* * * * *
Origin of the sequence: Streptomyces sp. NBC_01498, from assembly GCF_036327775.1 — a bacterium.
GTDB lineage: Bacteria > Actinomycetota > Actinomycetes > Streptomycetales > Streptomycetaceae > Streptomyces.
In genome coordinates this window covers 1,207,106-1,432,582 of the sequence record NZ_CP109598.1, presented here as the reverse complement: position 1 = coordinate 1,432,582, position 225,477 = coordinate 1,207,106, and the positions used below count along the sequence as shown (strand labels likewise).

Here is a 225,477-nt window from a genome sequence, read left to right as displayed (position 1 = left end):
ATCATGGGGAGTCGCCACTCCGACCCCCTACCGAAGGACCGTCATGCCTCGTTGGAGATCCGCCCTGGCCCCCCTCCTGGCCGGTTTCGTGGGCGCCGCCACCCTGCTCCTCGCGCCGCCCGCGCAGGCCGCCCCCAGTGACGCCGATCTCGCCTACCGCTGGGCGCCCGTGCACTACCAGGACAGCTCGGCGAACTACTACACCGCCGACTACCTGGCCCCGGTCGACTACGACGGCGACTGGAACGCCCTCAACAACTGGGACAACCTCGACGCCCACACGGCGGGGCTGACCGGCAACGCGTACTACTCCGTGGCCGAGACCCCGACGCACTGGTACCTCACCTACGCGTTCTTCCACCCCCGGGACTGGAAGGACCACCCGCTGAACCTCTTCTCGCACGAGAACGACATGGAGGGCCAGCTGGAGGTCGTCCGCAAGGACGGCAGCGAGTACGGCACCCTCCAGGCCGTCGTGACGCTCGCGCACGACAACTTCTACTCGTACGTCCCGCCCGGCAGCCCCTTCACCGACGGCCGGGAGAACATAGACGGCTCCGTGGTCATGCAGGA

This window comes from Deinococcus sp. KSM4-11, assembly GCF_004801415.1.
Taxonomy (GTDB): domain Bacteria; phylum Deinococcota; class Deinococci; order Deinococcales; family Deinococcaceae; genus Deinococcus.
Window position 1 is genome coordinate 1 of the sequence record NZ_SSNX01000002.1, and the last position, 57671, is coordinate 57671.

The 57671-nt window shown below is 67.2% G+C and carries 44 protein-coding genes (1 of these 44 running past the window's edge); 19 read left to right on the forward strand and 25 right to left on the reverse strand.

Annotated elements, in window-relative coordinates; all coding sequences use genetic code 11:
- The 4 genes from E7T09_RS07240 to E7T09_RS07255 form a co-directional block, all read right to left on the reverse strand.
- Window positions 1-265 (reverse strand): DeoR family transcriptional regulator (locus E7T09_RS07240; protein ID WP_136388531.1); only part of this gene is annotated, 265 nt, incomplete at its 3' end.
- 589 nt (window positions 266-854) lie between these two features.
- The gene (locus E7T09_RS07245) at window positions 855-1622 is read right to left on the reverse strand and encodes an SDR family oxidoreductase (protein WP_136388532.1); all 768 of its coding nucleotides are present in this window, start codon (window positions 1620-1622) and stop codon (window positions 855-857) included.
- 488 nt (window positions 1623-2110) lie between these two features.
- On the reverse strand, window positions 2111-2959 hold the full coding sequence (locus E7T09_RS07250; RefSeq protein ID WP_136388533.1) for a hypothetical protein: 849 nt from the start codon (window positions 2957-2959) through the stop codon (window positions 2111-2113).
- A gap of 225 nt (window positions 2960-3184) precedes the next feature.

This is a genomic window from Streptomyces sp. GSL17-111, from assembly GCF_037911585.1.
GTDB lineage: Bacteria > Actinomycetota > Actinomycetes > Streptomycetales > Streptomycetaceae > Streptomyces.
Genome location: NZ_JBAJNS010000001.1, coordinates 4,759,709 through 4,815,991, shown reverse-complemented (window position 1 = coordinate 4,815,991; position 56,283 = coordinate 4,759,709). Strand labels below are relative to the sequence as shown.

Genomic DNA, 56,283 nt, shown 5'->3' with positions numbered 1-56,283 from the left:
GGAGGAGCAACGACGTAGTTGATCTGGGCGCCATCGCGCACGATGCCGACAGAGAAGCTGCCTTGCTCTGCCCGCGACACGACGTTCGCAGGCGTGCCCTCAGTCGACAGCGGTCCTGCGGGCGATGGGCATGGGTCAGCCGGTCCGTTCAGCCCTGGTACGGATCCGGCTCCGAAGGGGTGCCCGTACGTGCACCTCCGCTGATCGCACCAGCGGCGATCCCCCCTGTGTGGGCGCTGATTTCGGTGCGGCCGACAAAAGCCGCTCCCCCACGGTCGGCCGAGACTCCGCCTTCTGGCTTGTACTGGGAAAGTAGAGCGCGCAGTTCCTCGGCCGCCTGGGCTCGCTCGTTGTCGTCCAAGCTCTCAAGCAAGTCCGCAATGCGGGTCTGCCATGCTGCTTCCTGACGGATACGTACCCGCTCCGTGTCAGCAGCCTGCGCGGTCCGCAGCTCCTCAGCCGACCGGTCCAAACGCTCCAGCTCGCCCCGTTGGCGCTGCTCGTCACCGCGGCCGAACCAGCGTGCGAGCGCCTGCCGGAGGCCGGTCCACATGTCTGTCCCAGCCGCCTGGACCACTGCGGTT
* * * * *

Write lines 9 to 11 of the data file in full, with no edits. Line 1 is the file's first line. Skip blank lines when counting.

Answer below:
The 57671-nt window shown below is 67.2% G+C and carries 44 protein-coding genes (1 of these 44 running past the window's edge); 19 read left to right on the forward strand and 25 right to left on the reverse strand.

Annotated elements, in window-relative coordinates; all coding sequences use genetic code 11:
- The 4 genes from E7T09_RS07240 to E7T09_RS07255 form a co-directional block, all read right to left on the reverse strand.